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These are the most frequently asked plumbing related questions that we get from our customers. If you have any other questions, don’t hesitate to contact us

What is an Ejector Pump Used For?

Ejector pumps are used in situations where taking waste water to the sewer is not possible with gravity.  The pump will take the water up to the sewer where gravity can take over.  The discharge for this pump should be connected into at least a three inch pipe minimum.  If this line is connected to a pipe for a kitchen, bathtub, shower, or bath sink, it will cause a gurgle when the pump is activated.  Solution is to run the discharge to larger pipe.

What is a Sump Pump Used For?

Sump pump is a pump that should be monitored regularly. Its sole job is to keep the ground water under your home under control. If this fails your basement or crawlspace will flood. If the power goes out you will flood. Granted there are people that don’t even have a sump pump or they do have one but it never runs. You are few and far between. For the rest of you get a battery back up.

Why Should I Have a Back-Up Sump Pump?

Get a battery back up before you have to deal with a flooded basement. The cost of our battery back up is about the same as your homeoner insurance deductable. The PHCC 2400 is top of the line, better then any battery back up we have ever tested. It is maintenance free for 5 years. After that, change the battery and you are back to maintenance free for another 5 years. The 2400 runs a test every 14 days to be sure it is ready for the next storm. Other back up systems don’t run self tests. The test will let you know there is a problem before you have an emergency. We recommend a battery back up even if you have a back up generator. We do not recommend water powered battery back ups. They take a gallon to pump a gallon.

Why Do Main Sewer Backups Occur?

Main sewer back ups occur most of the time due to roots. Most can be maintained by rodding the line periodically. Some sewer back ups are due to the village main is overwhelmed with rain water. If it’s raining it doesn’t hurt to contact the village. Main sewer back ups are when other fixtures in the house are affecting the floor drain and toilet or visa versa. Where the line is rodded from makes a huge difference. There is no substitute for a 6 inch outside clean out. Rodding from inside the house is messy and tough to remove some of the larger roots. These are the roots that will eventually cause damage to the sewer. Most of the bits we can fit through a 4 inch inside clean out are under sized for the 6 inch sewer outside. Only larger bit we get through the inside if we are lucky is collapsible, it can collapse over the roots rather than clearing them.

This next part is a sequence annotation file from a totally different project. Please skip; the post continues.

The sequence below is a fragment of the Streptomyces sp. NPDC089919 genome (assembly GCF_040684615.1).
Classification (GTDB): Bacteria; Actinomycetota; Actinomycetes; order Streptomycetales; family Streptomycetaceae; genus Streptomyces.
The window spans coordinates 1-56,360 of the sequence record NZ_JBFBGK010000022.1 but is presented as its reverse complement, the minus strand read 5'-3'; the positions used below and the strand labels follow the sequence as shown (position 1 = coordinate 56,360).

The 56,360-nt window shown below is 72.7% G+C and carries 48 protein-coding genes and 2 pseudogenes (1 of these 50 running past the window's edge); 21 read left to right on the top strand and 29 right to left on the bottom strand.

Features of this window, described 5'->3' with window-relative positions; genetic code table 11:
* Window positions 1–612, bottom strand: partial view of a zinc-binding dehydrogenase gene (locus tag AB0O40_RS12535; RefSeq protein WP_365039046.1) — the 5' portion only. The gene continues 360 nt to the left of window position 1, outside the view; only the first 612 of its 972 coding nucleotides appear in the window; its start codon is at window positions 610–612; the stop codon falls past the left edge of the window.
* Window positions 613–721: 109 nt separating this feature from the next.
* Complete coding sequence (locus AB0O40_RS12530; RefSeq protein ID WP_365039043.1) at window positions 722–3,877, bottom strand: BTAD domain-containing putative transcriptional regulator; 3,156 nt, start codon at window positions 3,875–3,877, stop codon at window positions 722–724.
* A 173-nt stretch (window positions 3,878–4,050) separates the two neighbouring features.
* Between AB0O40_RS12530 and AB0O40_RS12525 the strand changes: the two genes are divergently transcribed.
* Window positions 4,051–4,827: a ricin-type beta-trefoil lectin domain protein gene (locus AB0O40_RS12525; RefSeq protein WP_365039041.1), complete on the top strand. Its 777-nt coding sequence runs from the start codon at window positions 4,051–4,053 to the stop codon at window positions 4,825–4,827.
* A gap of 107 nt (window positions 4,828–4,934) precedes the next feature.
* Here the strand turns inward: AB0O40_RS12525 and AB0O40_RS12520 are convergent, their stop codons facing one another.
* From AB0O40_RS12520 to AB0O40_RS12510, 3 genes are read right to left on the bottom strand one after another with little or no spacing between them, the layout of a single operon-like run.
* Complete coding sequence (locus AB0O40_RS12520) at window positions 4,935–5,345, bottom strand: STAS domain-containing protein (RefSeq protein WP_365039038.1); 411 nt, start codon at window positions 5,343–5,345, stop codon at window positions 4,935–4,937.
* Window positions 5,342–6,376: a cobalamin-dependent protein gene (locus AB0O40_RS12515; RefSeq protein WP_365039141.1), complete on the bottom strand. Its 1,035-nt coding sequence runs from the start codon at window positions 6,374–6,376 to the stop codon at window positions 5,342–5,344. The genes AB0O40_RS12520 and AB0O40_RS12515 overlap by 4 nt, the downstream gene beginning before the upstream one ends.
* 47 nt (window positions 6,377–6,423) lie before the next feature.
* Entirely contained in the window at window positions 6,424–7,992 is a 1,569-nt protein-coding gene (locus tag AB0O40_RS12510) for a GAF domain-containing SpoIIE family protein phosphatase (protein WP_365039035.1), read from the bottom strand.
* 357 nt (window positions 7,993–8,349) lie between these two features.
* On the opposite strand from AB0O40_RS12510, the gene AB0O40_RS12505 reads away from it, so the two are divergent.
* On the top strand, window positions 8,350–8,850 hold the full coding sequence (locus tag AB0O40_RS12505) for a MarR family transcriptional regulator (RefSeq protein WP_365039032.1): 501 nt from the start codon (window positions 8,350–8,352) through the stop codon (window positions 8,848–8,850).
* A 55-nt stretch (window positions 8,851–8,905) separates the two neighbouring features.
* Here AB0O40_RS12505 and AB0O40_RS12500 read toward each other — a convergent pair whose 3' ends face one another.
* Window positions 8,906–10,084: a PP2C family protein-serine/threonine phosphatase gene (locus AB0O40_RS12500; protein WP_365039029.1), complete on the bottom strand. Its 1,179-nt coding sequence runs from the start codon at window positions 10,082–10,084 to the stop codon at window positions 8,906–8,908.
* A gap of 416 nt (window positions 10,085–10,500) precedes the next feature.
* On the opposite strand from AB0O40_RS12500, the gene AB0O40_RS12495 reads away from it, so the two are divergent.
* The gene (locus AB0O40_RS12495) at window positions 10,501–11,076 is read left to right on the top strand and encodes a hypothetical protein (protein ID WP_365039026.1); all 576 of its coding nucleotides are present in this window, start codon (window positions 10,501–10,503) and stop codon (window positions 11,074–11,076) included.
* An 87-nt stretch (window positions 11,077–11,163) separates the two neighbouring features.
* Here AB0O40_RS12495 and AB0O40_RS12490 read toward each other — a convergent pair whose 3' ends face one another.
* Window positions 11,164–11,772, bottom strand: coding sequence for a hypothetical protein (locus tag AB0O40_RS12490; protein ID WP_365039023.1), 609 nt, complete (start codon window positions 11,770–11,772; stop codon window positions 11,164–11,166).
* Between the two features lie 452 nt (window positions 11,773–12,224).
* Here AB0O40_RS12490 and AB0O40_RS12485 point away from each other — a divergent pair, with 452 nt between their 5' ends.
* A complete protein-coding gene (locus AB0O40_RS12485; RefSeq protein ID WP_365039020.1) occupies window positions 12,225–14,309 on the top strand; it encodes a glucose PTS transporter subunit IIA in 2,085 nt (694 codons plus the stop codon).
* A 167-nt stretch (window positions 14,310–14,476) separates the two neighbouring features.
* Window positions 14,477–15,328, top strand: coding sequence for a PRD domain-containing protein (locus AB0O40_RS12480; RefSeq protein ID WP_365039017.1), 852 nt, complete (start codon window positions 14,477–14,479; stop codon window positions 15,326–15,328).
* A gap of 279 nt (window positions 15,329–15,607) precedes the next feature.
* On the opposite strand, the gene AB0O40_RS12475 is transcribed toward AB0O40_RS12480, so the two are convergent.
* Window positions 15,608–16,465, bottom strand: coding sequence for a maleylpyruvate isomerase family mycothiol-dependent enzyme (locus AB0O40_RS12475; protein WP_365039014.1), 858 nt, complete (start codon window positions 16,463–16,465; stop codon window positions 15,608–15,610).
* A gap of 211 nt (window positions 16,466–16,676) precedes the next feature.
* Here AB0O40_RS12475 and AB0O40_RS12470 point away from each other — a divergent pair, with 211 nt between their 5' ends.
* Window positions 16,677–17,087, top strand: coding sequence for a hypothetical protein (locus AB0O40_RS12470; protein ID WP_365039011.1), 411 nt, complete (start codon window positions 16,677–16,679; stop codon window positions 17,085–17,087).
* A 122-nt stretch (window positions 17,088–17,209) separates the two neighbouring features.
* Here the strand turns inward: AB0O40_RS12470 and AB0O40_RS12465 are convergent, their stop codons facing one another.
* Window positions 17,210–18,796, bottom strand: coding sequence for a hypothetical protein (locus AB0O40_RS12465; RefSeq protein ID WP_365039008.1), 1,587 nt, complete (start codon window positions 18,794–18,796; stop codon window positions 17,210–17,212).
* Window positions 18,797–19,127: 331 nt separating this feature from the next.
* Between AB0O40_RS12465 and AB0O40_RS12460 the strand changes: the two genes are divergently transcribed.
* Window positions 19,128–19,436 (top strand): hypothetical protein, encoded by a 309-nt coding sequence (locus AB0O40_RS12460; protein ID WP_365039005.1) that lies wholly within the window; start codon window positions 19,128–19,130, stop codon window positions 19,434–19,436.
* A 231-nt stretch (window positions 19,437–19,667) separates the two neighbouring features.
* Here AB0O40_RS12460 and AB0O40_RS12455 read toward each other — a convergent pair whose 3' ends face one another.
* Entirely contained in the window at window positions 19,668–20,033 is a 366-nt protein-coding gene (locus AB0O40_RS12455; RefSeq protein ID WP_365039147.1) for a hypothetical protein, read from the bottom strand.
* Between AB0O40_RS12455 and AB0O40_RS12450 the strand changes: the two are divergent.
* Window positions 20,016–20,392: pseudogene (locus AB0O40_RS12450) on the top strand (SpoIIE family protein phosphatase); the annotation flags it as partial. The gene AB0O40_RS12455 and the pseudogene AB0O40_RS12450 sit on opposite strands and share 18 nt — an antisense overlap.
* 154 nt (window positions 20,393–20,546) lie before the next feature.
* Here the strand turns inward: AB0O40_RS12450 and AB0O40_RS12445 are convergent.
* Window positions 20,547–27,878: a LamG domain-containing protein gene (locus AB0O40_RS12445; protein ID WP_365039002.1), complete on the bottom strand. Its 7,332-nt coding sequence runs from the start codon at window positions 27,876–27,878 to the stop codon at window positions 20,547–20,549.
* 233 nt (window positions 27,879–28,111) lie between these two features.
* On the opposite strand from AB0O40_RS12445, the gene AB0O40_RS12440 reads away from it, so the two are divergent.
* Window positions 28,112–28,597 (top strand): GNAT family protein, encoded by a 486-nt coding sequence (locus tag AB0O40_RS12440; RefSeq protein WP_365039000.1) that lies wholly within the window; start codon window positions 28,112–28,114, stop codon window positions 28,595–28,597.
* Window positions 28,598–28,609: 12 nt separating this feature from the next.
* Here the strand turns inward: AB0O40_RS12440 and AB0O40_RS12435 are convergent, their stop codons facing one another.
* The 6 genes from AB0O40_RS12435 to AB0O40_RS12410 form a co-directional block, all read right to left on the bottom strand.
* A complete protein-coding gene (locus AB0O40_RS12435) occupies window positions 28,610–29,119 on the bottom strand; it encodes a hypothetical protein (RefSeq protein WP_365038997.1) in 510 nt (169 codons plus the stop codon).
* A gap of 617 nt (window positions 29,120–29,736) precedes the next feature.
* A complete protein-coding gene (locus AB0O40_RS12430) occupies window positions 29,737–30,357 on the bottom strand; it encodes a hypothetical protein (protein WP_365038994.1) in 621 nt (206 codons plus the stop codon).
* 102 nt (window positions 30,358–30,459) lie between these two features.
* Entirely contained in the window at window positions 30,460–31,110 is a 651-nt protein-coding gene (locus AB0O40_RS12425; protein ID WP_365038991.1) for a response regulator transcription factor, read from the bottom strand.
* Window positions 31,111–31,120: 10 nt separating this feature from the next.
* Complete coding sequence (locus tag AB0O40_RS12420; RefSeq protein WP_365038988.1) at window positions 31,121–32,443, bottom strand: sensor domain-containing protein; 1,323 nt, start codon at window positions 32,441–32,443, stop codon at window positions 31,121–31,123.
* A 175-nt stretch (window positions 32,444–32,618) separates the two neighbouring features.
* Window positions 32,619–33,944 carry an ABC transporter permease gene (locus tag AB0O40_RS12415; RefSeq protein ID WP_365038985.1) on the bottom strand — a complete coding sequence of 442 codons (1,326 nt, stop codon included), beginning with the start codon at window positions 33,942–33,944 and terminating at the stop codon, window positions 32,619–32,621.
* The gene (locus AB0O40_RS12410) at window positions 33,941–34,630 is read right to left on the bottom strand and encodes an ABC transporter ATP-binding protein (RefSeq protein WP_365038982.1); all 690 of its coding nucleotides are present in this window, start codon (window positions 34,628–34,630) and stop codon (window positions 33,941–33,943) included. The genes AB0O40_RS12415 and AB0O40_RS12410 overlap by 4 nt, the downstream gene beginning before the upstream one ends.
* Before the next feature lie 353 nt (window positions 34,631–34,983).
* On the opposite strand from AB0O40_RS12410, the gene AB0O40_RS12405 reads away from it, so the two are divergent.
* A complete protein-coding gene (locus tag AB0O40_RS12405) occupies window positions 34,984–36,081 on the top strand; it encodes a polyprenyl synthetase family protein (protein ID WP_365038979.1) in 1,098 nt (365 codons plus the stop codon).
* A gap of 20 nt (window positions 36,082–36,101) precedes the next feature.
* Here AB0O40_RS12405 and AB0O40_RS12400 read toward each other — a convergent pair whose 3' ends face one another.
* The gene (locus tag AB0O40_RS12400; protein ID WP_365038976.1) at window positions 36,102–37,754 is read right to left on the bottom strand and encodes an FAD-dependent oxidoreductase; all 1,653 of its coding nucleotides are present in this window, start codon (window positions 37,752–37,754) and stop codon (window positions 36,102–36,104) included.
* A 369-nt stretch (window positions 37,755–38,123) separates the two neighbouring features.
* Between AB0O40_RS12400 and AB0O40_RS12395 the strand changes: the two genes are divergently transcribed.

Why Should I Have an Outside Clean-out?

Outside clean outs are good for everyone.  Keep the mess of rodding where it belongs.   Gives the tech a better opening to send larger bits toward the issue.  This can reduce the number of times you need to call to have the sewer rodded.  If you have considered doing it but the pricing has you scared, you need to do two things.  First, drive around in your neighborhood and see how many of your neighbors have one already.  Second, call Center Guard Plumbing to have your line looked at.  If you have questions try our live chat feature at the bottom of the screen.  The guy that will survey your sewer also runs the live chat for the web site.  Nice Easter egg for reading this far!

What Causes Pipes to Bang?

Water has momentum/ kinetic energy when flowing through your pipes.  When a fixture suddenly shuts off like a toilet, ice maker, washing machine, or dishwasher, (there is more but thats a decent list for our purposes) the water wants to keep moving.  This is why air chambers are installed and why it is very important to brace water pipe.  It can also mean the expansion tank on the water heater has failed or is starting to fail.  This will be for situations where the noise seemed to start out of nowhere, it could also cause the PRV on the water heater to start dumping water.  The fix for pipe noise if the expansion tank is fine requires access to the pipes.  This is fine if the noise can be traced to the unfinished basement or crawl space.  But if its behind the drywall, it may need to be cut.  If pipes can’t move they can’t make noise, the hot line needs to be braced with thermal expansion in mind or it can cause a tick as it heats up or cools down.  Pipe can also be over braced pushing it against the wooden structure of the home causing a “tick”.  PVC will act the same way as it heats up with tub/shower, dishwasher, or laundry water.  The tick can be very hard to locate and fix.